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Film: Kwaidan

A 1964 film directed by Masaki Kobayashi, based on the Japanese ghost stories collected and translated by Lafcadio Hearn. The spelling "kwaidan" for "ghost story" is deliberately old-fashioned; the current romanization would be "kaidan."

The film is an anthology of four unrelated stories.

  • "Black Hair": A samurai divorces his poor but honest weaver wife to marry the daughter of a prominent family and thus advance his position.
  • "The Woman of the Snow": A woodcutter encounters the yuki-onna spirit and is spared on the condition that he tell no one of his experience.
  • "Earless Ho'ichi": A blind musician who specialzes in the historical saga "The Tale of the Heike" has to make a command performance.
  • "In a Cup of Tea": An unfinished story about a samurai who sees someone else's reflection, and a possible reason the story was unfinished.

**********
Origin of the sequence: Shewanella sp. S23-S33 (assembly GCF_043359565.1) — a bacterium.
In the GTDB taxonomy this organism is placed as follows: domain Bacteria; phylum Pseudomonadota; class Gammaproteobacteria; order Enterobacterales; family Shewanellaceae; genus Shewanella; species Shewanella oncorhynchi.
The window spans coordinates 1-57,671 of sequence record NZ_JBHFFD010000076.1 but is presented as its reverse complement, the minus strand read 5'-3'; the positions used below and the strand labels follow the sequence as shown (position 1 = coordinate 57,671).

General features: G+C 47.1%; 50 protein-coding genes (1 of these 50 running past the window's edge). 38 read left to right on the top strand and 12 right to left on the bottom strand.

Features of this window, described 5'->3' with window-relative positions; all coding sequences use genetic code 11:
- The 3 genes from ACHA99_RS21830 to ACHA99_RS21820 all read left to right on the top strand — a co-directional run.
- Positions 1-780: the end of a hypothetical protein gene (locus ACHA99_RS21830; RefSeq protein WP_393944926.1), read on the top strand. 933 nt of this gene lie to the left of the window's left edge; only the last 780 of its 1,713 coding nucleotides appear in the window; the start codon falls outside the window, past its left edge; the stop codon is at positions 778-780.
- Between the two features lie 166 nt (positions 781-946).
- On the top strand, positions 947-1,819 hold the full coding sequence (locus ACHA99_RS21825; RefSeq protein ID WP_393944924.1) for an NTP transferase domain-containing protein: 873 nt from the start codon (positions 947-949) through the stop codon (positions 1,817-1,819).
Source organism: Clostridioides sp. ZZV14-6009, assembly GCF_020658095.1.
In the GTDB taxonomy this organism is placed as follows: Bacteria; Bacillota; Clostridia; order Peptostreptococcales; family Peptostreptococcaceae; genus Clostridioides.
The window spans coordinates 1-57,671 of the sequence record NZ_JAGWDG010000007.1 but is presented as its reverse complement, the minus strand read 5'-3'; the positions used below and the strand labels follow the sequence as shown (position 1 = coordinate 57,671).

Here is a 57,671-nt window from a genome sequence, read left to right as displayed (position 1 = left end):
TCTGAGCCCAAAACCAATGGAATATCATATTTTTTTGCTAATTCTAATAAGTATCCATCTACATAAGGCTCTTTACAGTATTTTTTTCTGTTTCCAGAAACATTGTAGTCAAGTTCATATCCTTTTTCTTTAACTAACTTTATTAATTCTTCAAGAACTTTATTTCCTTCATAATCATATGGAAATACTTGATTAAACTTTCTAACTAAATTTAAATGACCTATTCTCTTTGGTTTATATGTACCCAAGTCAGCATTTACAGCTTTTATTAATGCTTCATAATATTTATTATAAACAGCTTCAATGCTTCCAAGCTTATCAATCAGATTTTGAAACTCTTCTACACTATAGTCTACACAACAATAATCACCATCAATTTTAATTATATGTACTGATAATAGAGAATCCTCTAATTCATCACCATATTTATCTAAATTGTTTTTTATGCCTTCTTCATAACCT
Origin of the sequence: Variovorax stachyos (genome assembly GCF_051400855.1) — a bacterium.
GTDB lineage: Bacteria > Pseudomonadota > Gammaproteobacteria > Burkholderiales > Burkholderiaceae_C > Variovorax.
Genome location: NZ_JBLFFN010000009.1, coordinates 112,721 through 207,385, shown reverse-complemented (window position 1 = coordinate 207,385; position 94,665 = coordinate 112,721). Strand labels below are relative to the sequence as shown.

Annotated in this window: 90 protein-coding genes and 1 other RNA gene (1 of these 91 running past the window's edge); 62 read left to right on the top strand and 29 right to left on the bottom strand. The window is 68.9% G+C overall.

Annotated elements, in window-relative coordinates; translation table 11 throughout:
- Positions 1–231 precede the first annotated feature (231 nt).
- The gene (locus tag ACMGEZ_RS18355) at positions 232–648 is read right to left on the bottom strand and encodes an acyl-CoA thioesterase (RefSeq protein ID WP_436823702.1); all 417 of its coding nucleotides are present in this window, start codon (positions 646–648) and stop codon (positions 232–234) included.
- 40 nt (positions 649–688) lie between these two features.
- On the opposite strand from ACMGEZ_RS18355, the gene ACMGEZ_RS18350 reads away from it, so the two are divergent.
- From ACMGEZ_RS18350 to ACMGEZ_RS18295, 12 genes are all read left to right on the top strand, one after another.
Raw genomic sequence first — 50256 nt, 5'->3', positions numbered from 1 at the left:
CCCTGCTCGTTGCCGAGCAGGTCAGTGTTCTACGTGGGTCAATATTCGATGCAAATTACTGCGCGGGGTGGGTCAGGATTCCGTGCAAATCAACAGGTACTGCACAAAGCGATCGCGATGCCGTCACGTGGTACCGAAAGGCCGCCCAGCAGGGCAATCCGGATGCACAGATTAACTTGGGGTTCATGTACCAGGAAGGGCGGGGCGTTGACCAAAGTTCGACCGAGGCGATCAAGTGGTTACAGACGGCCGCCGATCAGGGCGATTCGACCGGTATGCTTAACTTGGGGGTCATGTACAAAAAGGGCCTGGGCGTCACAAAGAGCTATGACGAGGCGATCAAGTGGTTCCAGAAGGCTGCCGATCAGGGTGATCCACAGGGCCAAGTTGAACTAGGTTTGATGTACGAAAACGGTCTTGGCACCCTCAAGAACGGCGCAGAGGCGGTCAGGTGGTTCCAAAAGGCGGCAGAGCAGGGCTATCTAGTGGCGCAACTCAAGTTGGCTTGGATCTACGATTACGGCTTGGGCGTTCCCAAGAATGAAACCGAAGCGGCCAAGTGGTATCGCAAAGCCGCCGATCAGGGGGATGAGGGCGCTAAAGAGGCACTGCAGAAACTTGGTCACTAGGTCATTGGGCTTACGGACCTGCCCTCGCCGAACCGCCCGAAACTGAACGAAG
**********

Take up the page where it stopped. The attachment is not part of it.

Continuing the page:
Kwaidan won a special jury prize at Cannes in 1965 and received a Best Foreign Film Oscar nomination.

Tropes seen in this film include:

  • Adaptation Expansion: "Earless Ho'ichi" begins with a retelling of the final Genji-Heike battle, only alluded to in the literary version.
  • An Ice Person: The yuki-onna.
  • Bed Mate Reveal: In "Black Hair," the samurai finally returns home to his former wife, and they share a night of passion. The next morning, he awakens to find that he's lying next to a long-decayed corpse.
  • Book Ends: The man's expression as he looks at the reflection at the end of "In a Cup of Tea" echoes that of the samurai at the end of "Black Hair."
  • Forbidden Fruit: The woodcutter must tell no one of his encounter with the yuki-onna, not even his wife. Eventually, he feels compelled to do it.
  • Foregone Conclusion: "Earless Ho'ichi."
  • Gold Digger: The samurai in "Black Hair" is a male variant: he abandons his first wife to marry a woman who can give him access to more wealth and power.
  • No Ending: The samurai's story in "In a Cup of Tea.'
  • Our Ghosts Are Different
  • Our Souls Are Different: "In a Cup of Tea."
  • Prehensile Hair: The samurai in "Black Hair" is obsessed with his former wife's hair, so it shouldn't come as a shock that he sees the hair coming after him at the end of the episode.
  • Rule of Three: "In a Cup of Tea", the samurai tosses away the water when he sees the stranger's reflection twice, but the third time he drinks.

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